How Do Stock Exchanges Make Money?


You can refer to Stock Exchanges as a market place for buying and selling securities like stocks, corporate bonds as well as derivative instruments.

While stock exchanges can help us make money by providing us a platform to trade/invest in securities, have you ever wondered how stock exchanges make money?

In this post we discuss the revenue model of Stock Exchanges.

Membership Fees:

Stock Exchanges function as a marketplace for buying and selling in securities. However, remember that securities cannot directly be bought from or sold to a stock exchange. To buy and sell securities in a stock exchange, one has to deal with a broker.

A broker is a member of the stock exchange licensed to execute buy and sell transactions (of securities) on behalf of clients (like you and me) in exchange for a fee.

A broker has to pay an annual membership fee to the stock exchanges to execute security transactions on behalf of their clients. This fee forms part of the annual revenue of a stock exchange.

Transaction Charges:

Stock Exchanges charge a transaction fee for facilitating the buying and selling of securities through their platform. The transaction fee, based upon the value of securities bought or sold, is charged from the brokers who then recover the same from their clients.

The transaction changes form one of the most important sources of revenue for the Stock Exchanges.

Listing Fees:

Listing fees are the fees paid by the companies to list their equity or debt securities on the stock exchanges.

Listing allows companies to raise capital as well as make their securities available for buying and selling through the auspices of a stock exchange. Listing fees are generally annual in nature.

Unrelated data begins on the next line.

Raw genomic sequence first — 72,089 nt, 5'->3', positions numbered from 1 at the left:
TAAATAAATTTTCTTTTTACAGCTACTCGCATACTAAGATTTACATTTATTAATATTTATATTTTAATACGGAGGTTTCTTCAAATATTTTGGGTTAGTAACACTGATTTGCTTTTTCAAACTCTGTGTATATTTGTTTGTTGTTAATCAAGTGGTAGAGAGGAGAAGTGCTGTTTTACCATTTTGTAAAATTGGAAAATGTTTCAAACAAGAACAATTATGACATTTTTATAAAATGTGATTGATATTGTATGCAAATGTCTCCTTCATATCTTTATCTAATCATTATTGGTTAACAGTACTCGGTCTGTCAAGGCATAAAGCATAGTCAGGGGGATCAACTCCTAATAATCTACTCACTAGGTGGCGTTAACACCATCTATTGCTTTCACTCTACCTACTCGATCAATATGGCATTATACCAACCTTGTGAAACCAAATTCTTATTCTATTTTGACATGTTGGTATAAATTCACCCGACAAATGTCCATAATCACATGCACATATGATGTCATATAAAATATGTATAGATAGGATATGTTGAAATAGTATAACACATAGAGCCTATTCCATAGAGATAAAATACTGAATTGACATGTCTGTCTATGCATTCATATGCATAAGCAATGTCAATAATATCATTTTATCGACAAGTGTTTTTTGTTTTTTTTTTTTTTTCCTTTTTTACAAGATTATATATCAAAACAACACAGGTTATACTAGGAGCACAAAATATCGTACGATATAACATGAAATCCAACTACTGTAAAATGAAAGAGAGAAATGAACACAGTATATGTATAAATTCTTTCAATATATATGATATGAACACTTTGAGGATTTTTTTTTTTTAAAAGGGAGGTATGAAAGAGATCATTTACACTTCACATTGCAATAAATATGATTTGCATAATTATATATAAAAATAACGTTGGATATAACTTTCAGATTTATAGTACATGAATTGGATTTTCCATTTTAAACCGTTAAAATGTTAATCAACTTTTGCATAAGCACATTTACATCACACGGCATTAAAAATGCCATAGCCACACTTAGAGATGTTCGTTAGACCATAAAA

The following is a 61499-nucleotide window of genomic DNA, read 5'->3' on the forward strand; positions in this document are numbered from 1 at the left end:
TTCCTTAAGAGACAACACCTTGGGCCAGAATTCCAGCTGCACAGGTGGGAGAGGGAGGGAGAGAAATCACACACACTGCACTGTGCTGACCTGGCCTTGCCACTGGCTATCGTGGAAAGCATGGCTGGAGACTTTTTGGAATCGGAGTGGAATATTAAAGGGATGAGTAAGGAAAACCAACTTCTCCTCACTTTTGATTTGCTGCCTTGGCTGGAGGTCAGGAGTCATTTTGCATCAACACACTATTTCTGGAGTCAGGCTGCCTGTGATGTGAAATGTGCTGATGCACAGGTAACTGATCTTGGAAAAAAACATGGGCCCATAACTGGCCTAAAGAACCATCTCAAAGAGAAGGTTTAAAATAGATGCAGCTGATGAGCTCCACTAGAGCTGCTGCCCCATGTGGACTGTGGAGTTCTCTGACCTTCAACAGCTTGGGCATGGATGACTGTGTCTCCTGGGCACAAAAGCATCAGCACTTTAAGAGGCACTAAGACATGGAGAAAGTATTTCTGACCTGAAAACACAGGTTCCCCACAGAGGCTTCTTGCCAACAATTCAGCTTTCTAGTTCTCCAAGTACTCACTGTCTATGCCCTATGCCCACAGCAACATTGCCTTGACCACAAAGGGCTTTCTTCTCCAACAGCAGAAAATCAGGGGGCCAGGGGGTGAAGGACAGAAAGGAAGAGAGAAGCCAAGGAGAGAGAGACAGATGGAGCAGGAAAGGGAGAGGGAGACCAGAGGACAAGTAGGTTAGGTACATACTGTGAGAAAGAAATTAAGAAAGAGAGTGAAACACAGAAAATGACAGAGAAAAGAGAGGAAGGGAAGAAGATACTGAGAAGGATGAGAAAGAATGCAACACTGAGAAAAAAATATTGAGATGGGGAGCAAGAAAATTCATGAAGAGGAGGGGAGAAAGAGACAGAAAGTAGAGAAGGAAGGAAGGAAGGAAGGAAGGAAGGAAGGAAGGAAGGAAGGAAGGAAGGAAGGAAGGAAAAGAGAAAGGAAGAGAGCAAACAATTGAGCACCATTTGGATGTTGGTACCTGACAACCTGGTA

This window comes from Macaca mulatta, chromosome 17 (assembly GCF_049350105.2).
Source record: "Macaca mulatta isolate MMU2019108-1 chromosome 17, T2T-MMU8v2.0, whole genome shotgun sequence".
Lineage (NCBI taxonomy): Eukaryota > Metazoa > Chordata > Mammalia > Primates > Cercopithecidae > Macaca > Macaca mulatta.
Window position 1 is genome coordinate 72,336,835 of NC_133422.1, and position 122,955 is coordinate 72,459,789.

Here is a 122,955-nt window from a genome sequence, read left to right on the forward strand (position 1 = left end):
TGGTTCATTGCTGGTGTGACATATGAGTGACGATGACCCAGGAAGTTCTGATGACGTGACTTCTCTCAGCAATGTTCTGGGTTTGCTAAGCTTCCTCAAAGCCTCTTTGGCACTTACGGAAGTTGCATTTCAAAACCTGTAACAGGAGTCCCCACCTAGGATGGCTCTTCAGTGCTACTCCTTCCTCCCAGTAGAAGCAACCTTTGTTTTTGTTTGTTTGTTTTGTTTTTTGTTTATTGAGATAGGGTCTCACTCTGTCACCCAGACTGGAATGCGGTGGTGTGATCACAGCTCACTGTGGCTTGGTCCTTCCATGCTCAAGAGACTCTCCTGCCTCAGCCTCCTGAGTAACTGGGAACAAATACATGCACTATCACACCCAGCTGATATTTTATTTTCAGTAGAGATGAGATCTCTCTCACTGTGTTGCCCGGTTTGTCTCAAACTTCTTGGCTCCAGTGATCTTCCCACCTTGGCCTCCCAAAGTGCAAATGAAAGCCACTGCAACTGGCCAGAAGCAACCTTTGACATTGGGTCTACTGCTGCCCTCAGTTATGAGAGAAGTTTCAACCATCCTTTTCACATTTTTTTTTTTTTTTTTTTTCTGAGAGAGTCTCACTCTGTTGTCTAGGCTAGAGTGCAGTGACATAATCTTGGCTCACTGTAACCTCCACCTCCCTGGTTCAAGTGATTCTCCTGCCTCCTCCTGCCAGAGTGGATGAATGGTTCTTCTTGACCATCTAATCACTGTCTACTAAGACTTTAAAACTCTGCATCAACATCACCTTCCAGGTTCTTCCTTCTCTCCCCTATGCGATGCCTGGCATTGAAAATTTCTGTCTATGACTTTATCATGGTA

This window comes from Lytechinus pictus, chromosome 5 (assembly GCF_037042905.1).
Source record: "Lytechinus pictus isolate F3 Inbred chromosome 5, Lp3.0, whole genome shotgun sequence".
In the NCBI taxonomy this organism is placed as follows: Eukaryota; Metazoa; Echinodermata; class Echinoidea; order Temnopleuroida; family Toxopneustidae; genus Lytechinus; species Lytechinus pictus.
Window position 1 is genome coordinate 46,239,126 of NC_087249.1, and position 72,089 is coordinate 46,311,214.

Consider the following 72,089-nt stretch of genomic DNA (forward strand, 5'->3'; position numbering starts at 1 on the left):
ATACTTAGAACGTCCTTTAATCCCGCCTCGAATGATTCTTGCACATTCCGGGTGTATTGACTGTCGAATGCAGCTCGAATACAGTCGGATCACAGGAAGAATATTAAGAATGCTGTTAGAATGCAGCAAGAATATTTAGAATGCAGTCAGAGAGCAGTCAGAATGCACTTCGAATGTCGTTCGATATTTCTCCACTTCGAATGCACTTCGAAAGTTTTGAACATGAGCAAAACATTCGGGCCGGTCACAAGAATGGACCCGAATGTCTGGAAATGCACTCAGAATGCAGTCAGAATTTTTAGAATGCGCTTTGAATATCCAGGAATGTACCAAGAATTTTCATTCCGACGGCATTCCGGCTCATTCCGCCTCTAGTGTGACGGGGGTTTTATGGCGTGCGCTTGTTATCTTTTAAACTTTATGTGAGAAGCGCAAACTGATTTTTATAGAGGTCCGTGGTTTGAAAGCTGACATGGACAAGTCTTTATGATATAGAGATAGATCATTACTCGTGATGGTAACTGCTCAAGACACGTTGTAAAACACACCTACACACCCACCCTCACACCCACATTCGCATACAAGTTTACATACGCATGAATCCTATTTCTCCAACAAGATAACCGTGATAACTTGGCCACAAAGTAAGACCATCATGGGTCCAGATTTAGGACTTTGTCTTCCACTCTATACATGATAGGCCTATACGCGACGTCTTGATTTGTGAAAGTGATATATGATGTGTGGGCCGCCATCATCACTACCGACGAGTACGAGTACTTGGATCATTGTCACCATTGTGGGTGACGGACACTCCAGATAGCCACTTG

Listing Fees are also paid by Mutual Fund companies to list their closed-ended schemes on the Stock Exchanges.

Book Building Fees:

Book Building is a process of price-discovery through bids in an Initial Public Offer (IPO).

An Initial Public Offer is the process through which a privately held organisation offers its shares to the public for the very first time. Post a successful IPO, the shares of the company (to the extent of the shares offered in the IPO) would be listed on the stock exchange.

In an IPO generally, a price band is announced, and within this price band, bids are invited from the public. The issue price i.e the price at which the shares are finally offered in the IPO is determined on the basis of bids received at the various price points within the price band.

This process of price discovery, known as book building, is facilitated by the stock exchanges. Book Building Fee is the fee charged by the stock exchanges from the corporates offering their shares in an IPO.

Data Dissemination Charges:

Data dissemination charges are earned by the Stock Exchanges for disseminating price, volume and other market relating data of securities traded in the exchange to various agencies like stock brokers, fund houses, TV channels, financial websites and research houses.

Training & Education:

Stock Exchanges often impart training and certification on the financial markets and earn revenue from such training programmes. The training is often imparted by a subsidiary formed specifically for the purpose of training and certification.

Clearing Fees:

Clearing Fees are related to the clearing and settlement of the trades executed in the Stock Exchanges.

The above are the different ways in which Stock Exchanges make money.

Hope you liked our presentation on the revenue model of stock exchanges. Keep visiting FinMint for more.

You might also want to learn how you can make your own stock market index.


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